subpoenas. The Secretary served the subpoenas on two multiemployer employee benefit plans, the Food Employers Labor Relations Association and United Food and Commercial Workers Pension Fund (" Pension Fund" ) and the Food Employers Labor Relations Association and United Food and Commercial Workers Health and Welfare Fund (" Health Fund" ) (collectively the " Funds" ), as part of an investigation undertaken pursuant to § 504(a)(1) of the Employee Retirement Income Security Act of 1974 (" ERISA" ), 29 U.S.C. § 1134(a)(1), into possible mismanagement of fund assets. Claiming attorney-client and work product privileges, the Funds objected to the production of some responsive documents. After the Secretary sought judicial enforcement of the subpoenas, the district court ordered the Funds to produce the withheld documents, applying the fiduciary exception to the claimed privileges. The Funds timely appealed. Finding no error in the district court's order enforcing the subpoenas, we affirm.
The DOL investigation into the management of the Funds arises out of a $10.1 million loss of ERISA plan assets as a result of the Funds' investments in entities related to Bernard L. Madoff, who has since been convicted of securities fraud for organizing a multi-billion dollar Ponzi scheme.1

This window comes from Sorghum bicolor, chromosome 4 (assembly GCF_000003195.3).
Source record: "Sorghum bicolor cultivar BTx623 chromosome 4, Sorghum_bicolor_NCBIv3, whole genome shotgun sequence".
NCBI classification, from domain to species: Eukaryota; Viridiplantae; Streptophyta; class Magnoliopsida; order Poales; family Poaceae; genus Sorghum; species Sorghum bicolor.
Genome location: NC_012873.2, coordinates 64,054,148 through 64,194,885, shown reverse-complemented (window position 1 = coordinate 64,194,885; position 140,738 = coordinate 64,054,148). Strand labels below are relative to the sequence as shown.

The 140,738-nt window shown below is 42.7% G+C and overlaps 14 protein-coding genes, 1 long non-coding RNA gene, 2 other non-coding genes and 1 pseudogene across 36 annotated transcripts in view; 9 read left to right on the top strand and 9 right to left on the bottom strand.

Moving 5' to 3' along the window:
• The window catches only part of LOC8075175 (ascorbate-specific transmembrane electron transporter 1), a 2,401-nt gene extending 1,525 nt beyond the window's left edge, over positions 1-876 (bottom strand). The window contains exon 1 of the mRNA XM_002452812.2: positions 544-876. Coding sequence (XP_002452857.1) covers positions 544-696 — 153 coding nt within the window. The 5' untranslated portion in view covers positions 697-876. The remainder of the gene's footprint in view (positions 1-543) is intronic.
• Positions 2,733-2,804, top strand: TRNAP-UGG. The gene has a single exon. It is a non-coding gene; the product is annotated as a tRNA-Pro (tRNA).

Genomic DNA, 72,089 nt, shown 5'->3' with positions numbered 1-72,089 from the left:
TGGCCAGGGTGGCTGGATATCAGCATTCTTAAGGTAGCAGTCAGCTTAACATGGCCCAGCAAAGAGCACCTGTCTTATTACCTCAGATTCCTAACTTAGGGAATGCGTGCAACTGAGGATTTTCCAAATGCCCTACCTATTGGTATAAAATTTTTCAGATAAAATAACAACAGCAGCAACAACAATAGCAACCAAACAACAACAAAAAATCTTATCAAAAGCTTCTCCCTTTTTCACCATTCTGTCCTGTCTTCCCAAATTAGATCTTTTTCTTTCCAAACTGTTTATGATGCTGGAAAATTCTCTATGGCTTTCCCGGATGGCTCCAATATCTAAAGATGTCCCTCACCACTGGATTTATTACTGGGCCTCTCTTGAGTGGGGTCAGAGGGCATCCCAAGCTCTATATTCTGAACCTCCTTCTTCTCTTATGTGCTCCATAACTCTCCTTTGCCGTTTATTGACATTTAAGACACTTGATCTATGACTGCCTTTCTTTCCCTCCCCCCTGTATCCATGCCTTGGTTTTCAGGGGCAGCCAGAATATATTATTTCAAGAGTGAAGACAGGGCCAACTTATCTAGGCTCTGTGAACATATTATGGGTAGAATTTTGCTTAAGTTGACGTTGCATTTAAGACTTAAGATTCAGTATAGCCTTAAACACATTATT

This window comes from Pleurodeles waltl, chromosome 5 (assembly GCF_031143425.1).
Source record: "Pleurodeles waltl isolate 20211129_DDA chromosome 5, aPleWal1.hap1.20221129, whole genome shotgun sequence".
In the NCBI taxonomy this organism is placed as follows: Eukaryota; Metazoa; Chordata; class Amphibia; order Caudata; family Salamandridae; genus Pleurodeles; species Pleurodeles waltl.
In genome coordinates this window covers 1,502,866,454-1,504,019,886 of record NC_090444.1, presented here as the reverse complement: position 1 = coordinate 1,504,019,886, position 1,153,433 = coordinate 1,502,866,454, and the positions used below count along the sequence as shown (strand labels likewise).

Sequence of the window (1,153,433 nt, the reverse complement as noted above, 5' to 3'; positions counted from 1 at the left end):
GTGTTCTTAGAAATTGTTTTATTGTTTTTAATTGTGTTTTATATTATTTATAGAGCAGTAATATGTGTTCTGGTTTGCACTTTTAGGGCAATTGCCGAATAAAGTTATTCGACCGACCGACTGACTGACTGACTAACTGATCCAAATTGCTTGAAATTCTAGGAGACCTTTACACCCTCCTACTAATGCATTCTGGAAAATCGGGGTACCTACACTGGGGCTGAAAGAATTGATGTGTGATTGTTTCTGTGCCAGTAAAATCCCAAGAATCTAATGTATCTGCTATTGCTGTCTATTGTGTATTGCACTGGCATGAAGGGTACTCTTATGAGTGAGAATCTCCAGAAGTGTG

Specifically, the Funds indirectly invested in Bernard L. Madoff Investment Securities, LLC (" BMIS" ), Madoff's investment firm. According to affidavits provided by the Funds, the Board of Trustees for the Pension Fund interviewed a number of investment hedge fund of funds 2 in May 2004. The Board discussed the options with the Fund's investment consultants and decided to accept the consultants' recommendation to invest approximately three percent of the Fund's assets in the Meridian Diversified ERISA Fund Ltd. (" Meridian Fund" ). The Meridian Fund's investment manager in turn invested a portion of those assets in the Rye Broad Market XL Portfolio Limited Fund. The investment advisors for the Rye Broad Market Fund hired BMIS to manage a portion of the Rye Broad Market Fund's assets. As of December 31, 2008, of the Pension Fund's $675 million in assets, approximately $41 million, or 6%, was invested in the Meridian Fund, of which approximately $2.5 million, or 0.4% of the Pension Fund's total assets, was invested in the Rye Broad Market Fund.